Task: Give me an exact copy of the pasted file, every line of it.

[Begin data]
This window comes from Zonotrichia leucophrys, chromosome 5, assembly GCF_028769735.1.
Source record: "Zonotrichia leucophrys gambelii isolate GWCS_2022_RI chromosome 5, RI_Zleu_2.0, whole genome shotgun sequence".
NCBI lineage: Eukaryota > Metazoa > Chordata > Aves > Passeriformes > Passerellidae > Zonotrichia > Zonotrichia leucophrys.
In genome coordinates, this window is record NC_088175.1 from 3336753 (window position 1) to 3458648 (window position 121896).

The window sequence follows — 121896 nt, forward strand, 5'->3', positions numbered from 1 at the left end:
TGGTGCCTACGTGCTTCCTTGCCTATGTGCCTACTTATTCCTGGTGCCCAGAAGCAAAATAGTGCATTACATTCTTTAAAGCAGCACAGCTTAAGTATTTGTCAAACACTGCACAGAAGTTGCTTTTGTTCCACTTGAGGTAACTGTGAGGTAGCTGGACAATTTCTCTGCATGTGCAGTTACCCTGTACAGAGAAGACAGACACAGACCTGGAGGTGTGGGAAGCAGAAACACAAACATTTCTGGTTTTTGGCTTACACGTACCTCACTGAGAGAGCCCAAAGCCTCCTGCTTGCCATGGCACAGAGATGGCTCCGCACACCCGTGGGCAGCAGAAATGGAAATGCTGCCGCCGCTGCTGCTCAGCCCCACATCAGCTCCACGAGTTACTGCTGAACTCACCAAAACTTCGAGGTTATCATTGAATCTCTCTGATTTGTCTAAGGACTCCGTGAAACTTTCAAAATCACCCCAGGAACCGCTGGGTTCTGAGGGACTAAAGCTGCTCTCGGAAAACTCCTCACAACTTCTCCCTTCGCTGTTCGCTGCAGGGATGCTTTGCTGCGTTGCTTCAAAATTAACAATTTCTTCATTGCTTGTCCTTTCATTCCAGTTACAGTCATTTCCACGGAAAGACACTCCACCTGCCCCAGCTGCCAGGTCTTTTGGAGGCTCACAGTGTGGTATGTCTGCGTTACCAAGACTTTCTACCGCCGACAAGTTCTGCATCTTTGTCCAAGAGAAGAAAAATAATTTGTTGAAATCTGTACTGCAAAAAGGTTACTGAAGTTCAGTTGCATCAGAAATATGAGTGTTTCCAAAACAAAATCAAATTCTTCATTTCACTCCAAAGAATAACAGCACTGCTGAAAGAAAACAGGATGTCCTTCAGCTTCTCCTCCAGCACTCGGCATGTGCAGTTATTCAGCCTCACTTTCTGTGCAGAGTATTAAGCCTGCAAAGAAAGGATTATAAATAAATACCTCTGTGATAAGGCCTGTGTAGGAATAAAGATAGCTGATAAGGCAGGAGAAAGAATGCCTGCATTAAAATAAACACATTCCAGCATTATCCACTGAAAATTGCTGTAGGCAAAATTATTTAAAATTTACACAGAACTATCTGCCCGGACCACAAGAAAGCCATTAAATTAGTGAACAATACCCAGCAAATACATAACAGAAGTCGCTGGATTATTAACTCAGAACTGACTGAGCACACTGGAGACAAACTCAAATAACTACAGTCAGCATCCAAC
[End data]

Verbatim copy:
This window comes from Zonotrichia leucophrys, chromosome 5, assembly GCF_028769735.1.
Source record: "Zonotrichia leucophrys gambelii isolate GWCS_2022_RI chromosome 5, RI_Zleu_2.0, whole genome shotgun sequence".
NCBI lineage: Eukaryota > Metazoa > Chordata > Aves > Passeriformes > Passerellidae > Zonotrichia > Zonotrichia leucophrys.
In genome coordinates, this window is record NC_088175.1 from 3336753 (window position 1) to 3458648 (window position 121896).

The window sequence follows — 121896 nt, forward strand, 5'->3', positions numbered from 1 at the left end:
TGGTGCCTACGTGCTTCCTTGCCTATGTGCCTACTTATTCCTGGTGCCCAGAAGCAAAATAGTGCATTACATTCTTTAAAGCAGCACAGCTTAAGTATTTGTCAAACACTGCACAGAAGTTGCTTTTGTTCCACTTGAGGTAACTGTGAGGTAGCTGGACAATTTCTCTGCATGTGCAGTTACCCTGTACAGAGAAGACAGACACAGACCTGGAGGTGTGGGAAGCAGAAACACAAACATTTCTGGTTTTTGGCTTACACGTACCTCACTGAGAGAGCCCAAAGCCTCCTGCTTGCCATGGCACAGAGATGGCTCCGCACACCCGTGGGCAGCAGAAATGGAAATGCTGCCGCCGCTGCTGCTCAGCCCCACATCAGCTCCACGAGTTACTGCTGAACTCACCAAAACTTCGAGGTTATCATTGAATCTCTCTGATTTGTCTAAGGACTCCGTGAAACTTTCAAAATCACCCCAGGAACCGCTGGGTTCTGAGGGACTAAAGCTGCTCTCGGAAAACTCCTCACAACTTCTCCCTTCGCTGTTCGCTGCAGGGATGCTTTGCTGCGTTGCTTCAAAATTAACAATTTCTTCATTGCTTGTCCTTTCATTCCAGTTACAGTCATTTCCACGGAAAGACACTCCACCTGCCCCAGCTGCCAGGTCTTTTGGAGGCTCACAGTGTGGTATGTCTGCGTTACCAAGACTTTCTACCGCCGACAAGTTCTGCATCTTTGTCCAAGAGAAGAAAAATAATTTGTTGAAATCTGTACTGCAAAAAGGTTACTGAAGTTCAGTTGCATCAGAAATATGAGTGTTTCCAAAACAAAATCAAATTCTTCATTTCACTCCAAAGAATAACAGCACTGCTGAAAGAAAACAGGATGTCCTTCAGCTTCTCCTCCAGCACTCGGCATGTGCAGTTATTCAGCCTCACTTTCTGTGCAGAGTATTAAGCCTGCAAAGAAAGGATTATAAATAAATACCTCTGTGATAAGGCCTGTGTAGGAATAAAGATAGCTGATAAGGCAGGAGAAAGAATGCCTGCATTAAAATAAACACATTCCAGCATTATCCACTGAAAATTGCTGTAGGCAAAATTATTTAAAATTTACACAGAACTATCTGCCCGGACCACAAGAAAGCCATTAAATTAGTGAACAATACCCAGCAAATACATAACAGAAGTCGCTGGATTATTAACTCAGAACTGACTGAGCACACTGGAGACAAACTCAAATAACTACAGTCAGCATCCAAC